We speak to Andrea Borondy Kitts, Patient Advocate, Rescue Lung Association in the US. 

 

What led you to work in lung cancer?

I’m a retired aerospace engineer, and I decided to become a patient advocate after I lost my husband to lung cancer in 2013. Through my journey as his carer, I realised that the situation for people with lung cancer needed improving. When I started advocating, my prime objectives were to advocate to get lung cancer screening recommended and covered by insurance in the US, raise awareness about the option for lung cancer screening with clinicians and the people at risk, and help people with lung cancer and their carers become empowered and active in their own care. I went back to school and got a Master’s in Public Health (MPH) to help me be a better advocate. I try to provide a bridge between people with lung cancer, clinicians and researchers.

 

What does an average day look like for you?

I get up to watch the sun rise, and I work out every morning. This helps me start my day on a positive note. I work virtually and have a diverse portfolio of activities and committees I’m involved with, so every day is a little different for me.

I participate on lung cancer screening grants as a patient advisor as well as serving on a number of different boards and committees. I’m also an associate editor for the Journal of the American College of Radiology and a board member for the Rescue Lung Society.

Like many people, I start my working day by going through my emails. I usually have one or more virtual meetings, and I attend educational webinars on lung cancer and screening. I subscribe to an eclectic array of newsletters, and I often find relevant information on lung cancer that is not widely disseminated, so I ensure I post about lung cancer on Twitter and Facebook every day.

I’m on several lung cancer-specific committees, including the IASLC Screening and Early Detection subcommittee, the National Lung Cancer Roundtable Policy Action Task Group, and the American College of Radiology Lung Cancer Screening Steering Committee.

I am on various non-lung cancer committees, and I’m the COO of a start-up company developing an individual health platform to help people manage their health and healthcare.

 

Regarding lung cancer screening in the US, what is working well and what could be improved?

The US was one of the first locations to implement lung cancer screening, which has been recommended and covered by insurance nationally since early 2015. In 2021, the eligibility criteria were expanded to include more individuals at risk, especially Black Americans and women. The original criteria did not accurately identify the risk level in these populations, which led to disparities.

Unfortunately, uptake for lung cancer screening has been dismal. Nationally, less than 6% of those eligible are in a screening programme. It varies by state: the highest uptake, at 16%, is in Massachusetts, and the lowest uptake, at 1%, is in California. We also need to focus on adherence in the US, as less than 60% of those screened return for their next annual CT.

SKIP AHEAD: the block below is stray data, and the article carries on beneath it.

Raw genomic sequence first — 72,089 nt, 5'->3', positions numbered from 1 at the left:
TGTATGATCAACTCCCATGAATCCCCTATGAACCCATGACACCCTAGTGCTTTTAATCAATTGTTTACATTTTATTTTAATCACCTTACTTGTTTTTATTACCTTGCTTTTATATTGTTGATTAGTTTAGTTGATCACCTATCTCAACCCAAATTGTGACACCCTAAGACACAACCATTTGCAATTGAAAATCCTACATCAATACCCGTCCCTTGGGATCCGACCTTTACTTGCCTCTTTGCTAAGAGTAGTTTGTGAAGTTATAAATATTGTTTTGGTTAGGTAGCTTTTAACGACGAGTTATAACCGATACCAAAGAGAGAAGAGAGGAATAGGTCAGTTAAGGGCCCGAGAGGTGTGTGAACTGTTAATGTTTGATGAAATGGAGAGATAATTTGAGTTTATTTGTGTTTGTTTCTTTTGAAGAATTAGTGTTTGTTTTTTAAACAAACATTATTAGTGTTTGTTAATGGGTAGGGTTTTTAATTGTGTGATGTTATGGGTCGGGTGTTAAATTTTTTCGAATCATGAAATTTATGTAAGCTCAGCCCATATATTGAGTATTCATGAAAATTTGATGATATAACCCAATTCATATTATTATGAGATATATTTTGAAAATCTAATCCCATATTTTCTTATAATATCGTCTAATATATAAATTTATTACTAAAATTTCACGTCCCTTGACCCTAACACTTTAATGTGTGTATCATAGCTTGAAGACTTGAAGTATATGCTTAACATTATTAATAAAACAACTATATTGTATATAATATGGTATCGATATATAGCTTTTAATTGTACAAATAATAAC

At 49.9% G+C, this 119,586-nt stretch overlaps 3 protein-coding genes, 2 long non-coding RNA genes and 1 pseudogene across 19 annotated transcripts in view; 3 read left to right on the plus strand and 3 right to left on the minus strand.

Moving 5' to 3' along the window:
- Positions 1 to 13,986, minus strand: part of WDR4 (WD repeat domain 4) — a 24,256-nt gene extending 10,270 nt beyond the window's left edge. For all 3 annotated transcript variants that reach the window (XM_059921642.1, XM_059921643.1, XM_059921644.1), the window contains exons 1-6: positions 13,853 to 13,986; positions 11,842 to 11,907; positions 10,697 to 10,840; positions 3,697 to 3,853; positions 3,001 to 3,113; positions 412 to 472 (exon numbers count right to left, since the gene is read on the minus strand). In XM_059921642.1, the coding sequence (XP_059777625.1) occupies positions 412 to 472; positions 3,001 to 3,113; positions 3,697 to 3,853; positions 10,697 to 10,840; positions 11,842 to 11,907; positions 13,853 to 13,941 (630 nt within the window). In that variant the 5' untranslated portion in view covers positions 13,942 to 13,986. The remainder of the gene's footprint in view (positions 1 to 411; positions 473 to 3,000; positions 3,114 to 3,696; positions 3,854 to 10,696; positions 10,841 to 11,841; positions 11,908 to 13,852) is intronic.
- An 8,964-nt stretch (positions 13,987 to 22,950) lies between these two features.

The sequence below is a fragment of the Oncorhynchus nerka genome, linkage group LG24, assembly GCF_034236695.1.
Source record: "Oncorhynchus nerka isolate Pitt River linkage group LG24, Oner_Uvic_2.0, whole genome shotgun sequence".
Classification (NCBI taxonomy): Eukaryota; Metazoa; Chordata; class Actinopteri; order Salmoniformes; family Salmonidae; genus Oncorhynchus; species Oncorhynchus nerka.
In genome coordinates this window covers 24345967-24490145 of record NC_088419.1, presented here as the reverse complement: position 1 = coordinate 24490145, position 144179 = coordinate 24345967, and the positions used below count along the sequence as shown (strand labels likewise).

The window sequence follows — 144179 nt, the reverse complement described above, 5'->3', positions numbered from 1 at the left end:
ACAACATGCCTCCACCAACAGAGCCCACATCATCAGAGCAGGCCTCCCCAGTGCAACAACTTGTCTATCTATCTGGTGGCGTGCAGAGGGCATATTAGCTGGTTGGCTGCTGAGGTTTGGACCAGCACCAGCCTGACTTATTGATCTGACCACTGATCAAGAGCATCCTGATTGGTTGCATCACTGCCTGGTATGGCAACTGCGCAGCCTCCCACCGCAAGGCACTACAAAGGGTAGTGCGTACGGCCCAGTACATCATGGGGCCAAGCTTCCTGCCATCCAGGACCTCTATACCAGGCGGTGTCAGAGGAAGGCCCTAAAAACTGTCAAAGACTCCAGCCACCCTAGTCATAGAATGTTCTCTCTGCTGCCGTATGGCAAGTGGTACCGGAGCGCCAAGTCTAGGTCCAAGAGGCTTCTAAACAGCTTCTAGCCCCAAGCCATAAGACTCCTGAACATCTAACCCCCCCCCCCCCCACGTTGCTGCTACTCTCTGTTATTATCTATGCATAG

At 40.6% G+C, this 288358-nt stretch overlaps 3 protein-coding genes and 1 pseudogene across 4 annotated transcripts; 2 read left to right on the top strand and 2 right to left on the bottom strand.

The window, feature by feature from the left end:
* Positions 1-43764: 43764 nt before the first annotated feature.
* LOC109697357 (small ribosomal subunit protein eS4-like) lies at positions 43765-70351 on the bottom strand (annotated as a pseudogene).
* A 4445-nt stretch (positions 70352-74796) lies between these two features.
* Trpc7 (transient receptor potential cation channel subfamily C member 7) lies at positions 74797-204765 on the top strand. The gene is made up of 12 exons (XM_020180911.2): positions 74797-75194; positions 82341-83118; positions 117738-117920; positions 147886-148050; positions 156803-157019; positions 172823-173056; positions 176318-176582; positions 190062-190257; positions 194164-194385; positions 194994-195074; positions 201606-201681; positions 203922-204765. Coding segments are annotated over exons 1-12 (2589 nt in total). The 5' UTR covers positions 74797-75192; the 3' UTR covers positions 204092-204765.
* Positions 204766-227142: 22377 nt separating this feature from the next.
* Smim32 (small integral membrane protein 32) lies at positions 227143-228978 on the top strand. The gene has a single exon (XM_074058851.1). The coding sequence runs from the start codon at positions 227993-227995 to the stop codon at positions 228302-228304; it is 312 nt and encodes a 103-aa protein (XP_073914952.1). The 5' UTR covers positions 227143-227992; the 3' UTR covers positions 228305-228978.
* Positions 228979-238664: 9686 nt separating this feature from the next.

What motivated you to join the Lung Cancer Policy Network?

Although I’m in the US, I travel a lot, and I’ve always advocated for lung cancer screening in other countries. The Lung Cancer Policy Network provides an opportunity for everyone to work together to help reduce the burden of lung cancer globally, starting with screening. It’s important to share lessons learned and to help others implement effective, high-quality screening programmes.

 

What would you like to see from the Network as it develops?

It would be great if the Network could provide a space where members can share their guidance and expertise with those starting in lung cancer screening implementation.

 

What changes would you like to see in lung cancer care on a global level?

I want there to be equitable access to screening and to lung cancer treatments across the globe. I want everyone diagnosed with lung cancer to have a tumour molecular profile test to ensure they have the best treatment options from the start. I would also like to see us working towards determining the risk factors for lung cancer in people who have never smoked; 20% of lung cancers diagnosed in the US and more than 50% in some Asian populations are in people who have never smoked.

 

What do you think is the most interesting or exciting research finding in recent years?

Obviously, early detection of lung cancer with low-dose CT is at the top of my list. From the treatment side, it’s immunotherapy and the continued discoveries in tumour mutations and targeted treatments. When I first became aware of lung cancer, there were roughly 11 mutations that had been identified, although only two (EGFR and ALK) had FDA-approved treatments, while around 50% of mutations were unknown. Now, approximately 90% of lung cancer mutations have been identified.

 

Outside of work, what do you spend your time doing?

I like to watch sunrise, and I work out every day. My partner lives in Canada, so we split our time between Canada and Florida. When I’m in Florida, I go to the beach every day.

I also like to read, although I only have time to read journal articles. I do listen to audiobooks as I’m going to sleep, but it’s slow because I usually fall asleep in the first five minutes, so I have to rewind a lot.

 

The Lung Cancer Policy Network brings together a unique mix of experts in lung cancer from around the world, united in their passion to eliminate lung cancer as a cause of death.

We regularly share profiles of our members so that you can find out more about what led them to work in lung cancer and what changes they would like to see in lung cancer prevention and care on a global level.

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